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Your Guide to Breast Health

Just being a woman puts you at risk for breast cancer.

One in eight women will develop breast cancer during her lifetime, according to the American Cancer Society. But, there is encouraging news. Tremendous medical advances in the fight against breast cancer offer hope for more women than ever before. When discovered in its early stages, breast cancer is nearly 100 percent curable. In fact, more and more women beat the disease every day. The key is early detection.

Advocate Christ Medical Center encourages you to take charge of your breast health with a three-step program recommended by the American Cancer Society.

Step 1:

Physician Breast Exam
A physician exam is recommended every year for women 40 years of age and older and every three years for women age 20 to 39. Women with a personal or family history of breast cancer are advised to get more frequent physician exams.

Step 2:

Breast Self-Exam (BSE)
Your physician is trained to feel for any unusual lumps and can show you how to perform your breast self-exam correctly. This simple test takes only five minutes every month. It helps you become familiar with the normal contours of your breasts, so you are much more likely to detect a change. It's recommended for every woman 20 years of age and older.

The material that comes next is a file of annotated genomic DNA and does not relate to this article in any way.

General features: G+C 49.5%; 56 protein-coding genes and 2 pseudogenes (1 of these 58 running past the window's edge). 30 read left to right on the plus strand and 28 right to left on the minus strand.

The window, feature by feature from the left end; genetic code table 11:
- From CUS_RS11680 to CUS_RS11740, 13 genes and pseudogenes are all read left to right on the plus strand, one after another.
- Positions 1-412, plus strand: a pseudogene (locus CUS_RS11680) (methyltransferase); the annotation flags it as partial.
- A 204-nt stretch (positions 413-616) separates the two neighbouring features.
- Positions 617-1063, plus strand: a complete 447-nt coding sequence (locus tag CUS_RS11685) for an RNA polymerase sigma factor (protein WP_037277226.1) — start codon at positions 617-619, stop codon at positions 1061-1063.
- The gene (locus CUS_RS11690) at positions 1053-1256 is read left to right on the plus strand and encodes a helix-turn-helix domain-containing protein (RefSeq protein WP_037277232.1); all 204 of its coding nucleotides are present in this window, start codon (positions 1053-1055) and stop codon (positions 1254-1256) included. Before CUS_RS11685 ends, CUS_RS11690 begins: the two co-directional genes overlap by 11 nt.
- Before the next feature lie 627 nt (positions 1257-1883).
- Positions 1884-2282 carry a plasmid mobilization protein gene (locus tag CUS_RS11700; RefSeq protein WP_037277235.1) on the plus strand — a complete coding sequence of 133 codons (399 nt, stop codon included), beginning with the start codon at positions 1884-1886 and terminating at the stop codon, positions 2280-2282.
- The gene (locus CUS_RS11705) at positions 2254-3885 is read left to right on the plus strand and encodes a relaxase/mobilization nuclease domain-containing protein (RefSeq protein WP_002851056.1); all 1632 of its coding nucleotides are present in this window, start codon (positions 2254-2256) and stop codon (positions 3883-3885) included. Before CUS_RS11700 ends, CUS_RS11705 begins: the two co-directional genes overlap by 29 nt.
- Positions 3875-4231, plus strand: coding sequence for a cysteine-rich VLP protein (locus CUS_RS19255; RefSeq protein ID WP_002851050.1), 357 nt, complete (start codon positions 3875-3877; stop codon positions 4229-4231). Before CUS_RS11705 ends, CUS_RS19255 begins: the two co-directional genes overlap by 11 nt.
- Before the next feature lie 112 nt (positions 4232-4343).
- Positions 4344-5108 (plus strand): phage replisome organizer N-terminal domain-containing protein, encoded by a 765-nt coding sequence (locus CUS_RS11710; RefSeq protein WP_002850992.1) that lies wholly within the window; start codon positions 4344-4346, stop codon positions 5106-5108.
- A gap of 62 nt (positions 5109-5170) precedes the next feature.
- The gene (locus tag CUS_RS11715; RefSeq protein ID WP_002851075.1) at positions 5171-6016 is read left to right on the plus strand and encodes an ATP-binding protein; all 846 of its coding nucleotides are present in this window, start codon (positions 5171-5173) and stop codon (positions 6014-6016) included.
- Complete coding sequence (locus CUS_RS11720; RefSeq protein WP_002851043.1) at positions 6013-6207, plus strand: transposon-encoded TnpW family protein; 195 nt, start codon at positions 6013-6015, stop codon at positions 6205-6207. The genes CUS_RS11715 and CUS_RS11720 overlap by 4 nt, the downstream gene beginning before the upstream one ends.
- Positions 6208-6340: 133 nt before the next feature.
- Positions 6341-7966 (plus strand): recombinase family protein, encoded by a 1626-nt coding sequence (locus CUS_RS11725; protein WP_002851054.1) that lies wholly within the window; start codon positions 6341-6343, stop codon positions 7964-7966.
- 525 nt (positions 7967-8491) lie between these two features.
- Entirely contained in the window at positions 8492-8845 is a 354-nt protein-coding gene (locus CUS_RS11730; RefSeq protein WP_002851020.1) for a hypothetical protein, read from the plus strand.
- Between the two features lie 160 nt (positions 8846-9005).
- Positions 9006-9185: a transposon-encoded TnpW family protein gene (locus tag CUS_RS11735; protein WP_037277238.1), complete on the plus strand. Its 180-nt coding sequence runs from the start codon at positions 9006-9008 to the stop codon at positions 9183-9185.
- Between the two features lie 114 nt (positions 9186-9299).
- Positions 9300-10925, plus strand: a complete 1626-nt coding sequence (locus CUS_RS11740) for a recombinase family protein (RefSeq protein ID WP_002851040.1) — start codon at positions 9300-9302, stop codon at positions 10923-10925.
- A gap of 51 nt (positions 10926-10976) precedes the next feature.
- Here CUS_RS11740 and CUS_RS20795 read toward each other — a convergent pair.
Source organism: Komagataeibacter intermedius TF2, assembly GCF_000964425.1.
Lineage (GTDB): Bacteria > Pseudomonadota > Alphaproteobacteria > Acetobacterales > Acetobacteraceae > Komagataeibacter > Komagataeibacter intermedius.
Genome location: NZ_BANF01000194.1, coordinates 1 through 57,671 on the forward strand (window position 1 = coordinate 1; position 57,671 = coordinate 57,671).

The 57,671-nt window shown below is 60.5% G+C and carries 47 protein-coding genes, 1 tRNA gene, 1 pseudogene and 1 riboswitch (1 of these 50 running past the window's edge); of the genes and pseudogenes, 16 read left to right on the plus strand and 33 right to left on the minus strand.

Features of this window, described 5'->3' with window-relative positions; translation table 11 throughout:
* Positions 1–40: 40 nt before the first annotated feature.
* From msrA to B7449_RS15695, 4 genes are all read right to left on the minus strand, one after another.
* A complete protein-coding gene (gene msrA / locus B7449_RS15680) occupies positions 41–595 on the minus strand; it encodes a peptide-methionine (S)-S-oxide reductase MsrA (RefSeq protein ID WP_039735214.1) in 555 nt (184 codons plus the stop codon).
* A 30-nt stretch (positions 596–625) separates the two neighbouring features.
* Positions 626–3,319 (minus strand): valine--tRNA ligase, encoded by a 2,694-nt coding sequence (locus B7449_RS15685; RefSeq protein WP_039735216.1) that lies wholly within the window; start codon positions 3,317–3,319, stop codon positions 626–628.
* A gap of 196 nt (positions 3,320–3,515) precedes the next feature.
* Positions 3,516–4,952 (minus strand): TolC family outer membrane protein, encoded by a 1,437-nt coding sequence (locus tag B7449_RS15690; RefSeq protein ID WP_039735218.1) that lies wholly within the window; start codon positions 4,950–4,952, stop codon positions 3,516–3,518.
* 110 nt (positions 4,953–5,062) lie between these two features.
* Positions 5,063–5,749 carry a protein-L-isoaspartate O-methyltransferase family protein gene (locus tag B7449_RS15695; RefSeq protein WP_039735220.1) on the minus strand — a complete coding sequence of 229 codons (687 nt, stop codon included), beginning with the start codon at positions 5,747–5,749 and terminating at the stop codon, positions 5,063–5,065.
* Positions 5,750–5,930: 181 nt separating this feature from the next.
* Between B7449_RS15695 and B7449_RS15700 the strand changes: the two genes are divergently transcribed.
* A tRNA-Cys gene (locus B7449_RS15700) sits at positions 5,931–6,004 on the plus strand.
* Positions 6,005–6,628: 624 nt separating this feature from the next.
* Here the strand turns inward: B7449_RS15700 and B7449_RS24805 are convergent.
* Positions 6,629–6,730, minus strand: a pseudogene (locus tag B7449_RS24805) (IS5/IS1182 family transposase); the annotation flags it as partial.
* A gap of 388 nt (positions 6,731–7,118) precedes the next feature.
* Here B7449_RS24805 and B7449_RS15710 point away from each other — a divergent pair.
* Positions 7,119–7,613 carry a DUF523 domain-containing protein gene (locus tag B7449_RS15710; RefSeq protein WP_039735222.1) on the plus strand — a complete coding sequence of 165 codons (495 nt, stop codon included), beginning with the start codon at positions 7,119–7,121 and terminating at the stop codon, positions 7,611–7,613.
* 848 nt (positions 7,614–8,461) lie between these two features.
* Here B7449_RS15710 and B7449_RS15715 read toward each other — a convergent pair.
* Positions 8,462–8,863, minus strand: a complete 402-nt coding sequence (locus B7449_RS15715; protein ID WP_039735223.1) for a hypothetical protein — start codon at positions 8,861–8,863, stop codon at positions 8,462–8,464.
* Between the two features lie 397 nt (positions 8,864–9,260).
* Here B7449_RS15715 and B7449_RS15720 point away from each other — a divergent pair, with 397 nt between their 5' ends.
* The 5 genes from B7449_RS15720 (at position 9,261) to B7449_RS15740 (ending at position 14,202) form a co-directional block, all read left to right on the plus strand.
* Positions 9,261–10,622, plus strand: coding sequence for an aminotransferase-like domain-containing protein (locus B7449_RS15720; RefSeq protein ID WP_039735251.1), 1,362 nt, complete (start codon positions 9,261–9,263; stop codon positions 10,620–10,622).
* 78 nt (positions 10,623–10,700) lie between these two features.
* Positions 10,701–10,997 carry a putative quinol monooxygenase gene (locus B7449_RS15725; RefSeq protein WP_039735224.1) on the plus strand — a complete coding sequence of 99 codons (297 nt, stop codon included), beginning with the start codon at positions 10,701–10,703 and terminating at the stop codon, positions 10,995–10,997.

Step 3:

A mammogram can detect a tumor as tiny as a pinhead - which is up to two years before you or your physician can feel it. The American Cancer Society recommends that every woman has a yearly mammogram beginning at age 40 - sometimes earlier if there's a family history of breast cancer. Ask your doctor. This baseline mammogram is used to compare future mammograms to help identify any changes in breast tissue.

The mammography screening exam itself is quick and simple. Two low-dose x-rays are taken of each breast in a special unit that gently flattens the breast tissue. Some pressure is applied to produce a good image.

Although some women report discomfort, it lasts only a few seconds. If your breasts are tender around the time of menstruation, you may want to schedule your exam for seven to ten days after your period.

Your physician has results within a week, and you will receive a written report from the hospital in a month.

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